Deep in a New York Times interview with two-time Oscar winner Dianne Wiest and Tonya Pinkins, who are starring in the new Broadway play Rasheeda Speaking, Wiest made an unsettling admission. "I have to move out of my apartment soon," Wiest, 66, admitted. Despite winning Academy Awards for her work with Woody Allen in Bullets Over Broadway and Hannah and Her Sisters, Wiest said she was seen as "a nice mom and that's it," and that being typecast left her without her pick of parts, even after her award wins. The struggle to find jobs has left her fighting to make ends meet. »
- Alex Heigl, @alex_heigl
Two-time Academy award-winner says acclaim does not equal financial security – or increased career options
You might think an Academy Award in the cabinet should mean guaranteed financial security, with 2014 first-time winners Lupita Nyong’o and Jared Leto having since picked up paydays for the new Star Wars film and star-studded superhero epic Suicide Squad, respectively. But despite maintaining a rare status as a two-time Oscar winner, the actor and regular Woody Allen collaborator Dianne Wiest has revealed she is struggling to pay her rent.
Wiest, who won the best supporting actress prize for 1986’s Hannah and Her Sisters and 1994’s Bullets Over Broadway, told the New York Times: “I have to move out of my apartment soon.” She said the only roles which followed after her dual win were those of the “nice mom”, adding: “And that’s it. That’s all that ever came, except in theatre.”
Continue reading. »
- Ben Child
“I have to move out of my apartment soon,” says the 66-year-old actress who believes she’s been typecast
Two-time Oscar winner Dianne Wiest says she is struggling financially and having trouble paying her rent because she can’t find enough work.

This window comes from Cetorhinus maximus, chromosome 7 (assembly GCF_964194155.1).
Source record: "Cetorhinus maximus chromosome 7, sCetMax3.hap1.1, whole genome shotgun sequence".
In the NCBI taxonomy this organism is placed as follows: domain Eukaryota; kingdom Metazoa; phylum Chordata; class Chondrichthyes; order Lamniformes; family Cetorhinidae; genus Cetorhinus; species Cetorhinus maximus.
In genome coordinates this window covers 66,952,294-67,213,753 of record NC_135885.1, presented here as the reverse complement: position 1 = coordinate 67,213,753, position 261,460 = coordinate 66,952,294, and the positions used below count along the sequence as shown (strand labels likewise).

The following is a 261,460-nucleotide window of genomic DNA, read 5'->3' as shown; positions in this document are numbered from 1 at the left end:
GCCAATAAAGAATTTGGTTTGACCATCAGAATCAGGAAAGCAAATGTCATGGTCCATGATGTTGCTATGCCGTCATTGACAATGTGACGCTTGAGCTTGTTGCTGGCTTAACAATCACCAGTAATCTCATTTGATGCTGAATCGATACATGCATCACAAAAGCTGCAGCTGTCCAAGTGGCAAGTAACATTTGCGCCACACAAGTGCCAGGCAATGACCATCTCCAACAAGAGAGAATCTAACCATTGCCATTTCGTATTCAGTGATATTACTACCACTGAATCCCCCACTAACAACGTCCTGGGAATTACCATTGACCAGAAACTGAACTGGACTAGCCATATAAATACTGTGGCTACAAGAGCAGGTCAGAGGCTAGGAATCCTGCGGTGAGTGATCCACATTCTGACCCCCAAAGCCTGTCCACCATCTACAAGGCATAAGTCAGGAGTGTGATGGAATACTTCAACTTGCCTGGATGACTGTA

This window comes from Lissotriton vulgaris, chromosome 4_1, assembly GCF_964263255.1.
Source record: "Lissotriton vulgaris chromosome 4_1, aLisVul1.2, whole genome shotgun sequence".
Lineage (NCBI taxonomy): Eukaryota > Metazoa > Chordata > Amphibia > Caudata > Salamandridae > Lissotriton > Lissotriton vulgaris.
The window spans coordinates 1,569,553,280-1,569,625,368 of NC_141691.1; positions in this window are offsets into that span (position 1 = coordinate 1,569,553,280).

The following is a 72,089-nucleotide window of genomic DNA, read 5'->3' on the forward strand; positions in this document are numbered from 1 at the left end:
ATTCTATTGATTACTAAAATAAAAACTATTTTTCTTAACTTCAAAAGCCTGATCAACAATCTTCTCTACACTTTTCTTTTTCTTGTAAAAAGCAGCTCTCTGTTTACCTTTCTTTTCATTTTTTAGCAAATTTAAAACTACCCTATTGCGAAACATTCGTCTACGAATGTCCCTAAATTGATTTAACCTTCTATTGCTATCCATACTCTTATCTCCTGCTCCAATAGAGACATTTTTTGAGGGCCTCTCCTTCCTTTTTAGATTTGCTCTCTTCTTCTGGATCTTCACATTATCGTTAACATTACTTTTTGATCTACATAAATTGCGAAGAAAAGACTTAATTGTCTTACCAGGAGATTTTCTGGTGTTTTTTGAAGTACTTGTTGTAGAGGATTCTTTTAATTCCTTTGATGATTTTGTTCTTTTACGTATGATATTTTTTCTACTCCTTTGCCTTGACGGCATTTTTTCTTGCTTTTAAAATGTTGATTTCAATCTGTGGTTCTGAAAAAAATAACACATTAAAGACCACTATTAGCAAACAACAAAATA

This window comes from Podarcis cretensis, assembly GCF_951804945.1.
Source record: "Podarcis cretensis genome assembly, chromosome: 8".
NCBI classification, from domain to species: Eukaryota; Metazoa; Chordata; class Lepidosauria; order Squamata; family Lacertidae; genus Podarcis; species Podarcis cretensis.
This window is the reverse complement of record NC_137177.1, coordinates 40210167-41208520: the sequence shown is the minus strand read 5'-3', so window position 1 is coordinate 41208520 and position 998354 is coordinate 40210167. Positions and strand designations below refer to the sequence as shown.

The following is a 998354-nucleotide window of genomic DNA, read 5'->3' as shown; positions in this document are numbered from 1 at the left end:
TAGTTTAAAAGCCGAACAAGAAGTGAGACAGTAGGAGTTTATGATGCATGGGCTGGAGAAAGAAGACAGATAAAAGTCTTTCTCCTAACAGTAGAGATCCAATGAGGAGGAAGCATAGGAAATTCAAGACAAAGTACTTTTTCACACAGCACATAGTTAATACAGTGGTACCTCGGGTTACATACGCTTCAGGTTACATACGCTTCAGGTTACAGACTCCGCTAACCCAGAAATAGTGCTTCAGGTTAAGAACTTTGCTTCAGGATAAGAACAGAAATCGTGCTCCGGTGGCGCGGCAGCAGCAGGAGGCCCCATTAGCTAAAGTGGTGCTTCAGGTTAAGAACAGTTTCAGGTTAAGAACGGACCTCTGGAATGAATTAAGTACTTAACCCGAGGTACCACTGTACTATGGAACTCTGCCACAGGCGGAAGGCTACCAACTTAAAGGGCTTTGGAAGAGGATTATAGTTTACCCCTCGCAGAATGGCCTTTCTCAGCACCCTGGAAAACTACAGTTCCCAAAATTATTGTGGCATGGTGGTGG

“I have to move out of my apartment soon,” the 66-year-old Wiest told the New York Times in a story published in Sunday’s print edition.
Also Read: Hey Actresses, Want a TV Job? »
- Todd Cunningham
Everyone knows Woody Allen. At least, everyone thinks they know Woody Allen. His plumage is easily identifiable: horn-rimmed glasses, baggy suit, wispy hair, kvetching demeanor, ironic sense of humor, acute fear of death. As is his habitat: New York City, though recently he has flown as far afield as London, Barcelona, and Paris. His likes are well known: Bergman, Dostoevsky, New Orleans jazz. So too his dislikes: spiders, cars, nature, Wagner records, the entire city of Los Angeles. Whether or not these traits represent the true Allen, who’s to say? It is impossible to tell, with Allen, where cinema ends and life begins, an obfuscation he readily encourages. In the late nineteen-seventies, disillusioned with the comedic success he’d found making such films as Sleeper (1973), Love and Death (1975), and Annie Hall (1977), he turned for darker territory with Stardust Memories (1980), a film in which, none too surprisingly, he plays a »
- Graham Daseler
Woody Allen used to joke that television was the result of how Los Angeles disposes of its trash, but now he's in the business himself. There's a lot that's fascinating, surprising, confusing, even shocking about the news that he'll be creating a TV series for Amazon. For one thing, he's maintaining the same secrecy about plot and title that he does for his movies. Still, Moviefone can try to answer your burning questions about the Allen project.
Does Allen know how to write for TV? Yes, he does. Surprisingly, no one seems to remember that one of his first jobs in showbiz was as a TV comedy writer for the great 1950s sketch comic Sid Caesar, whose legendary writer's room launched not just Allen's career but also those of Neil Simon, Carl Reiner, and Mel Brooks. He wrote for some other golden-age comedy series as well. Concurrent with his movie career over the last 45 years, »
- Gary Susman
20 items from 2015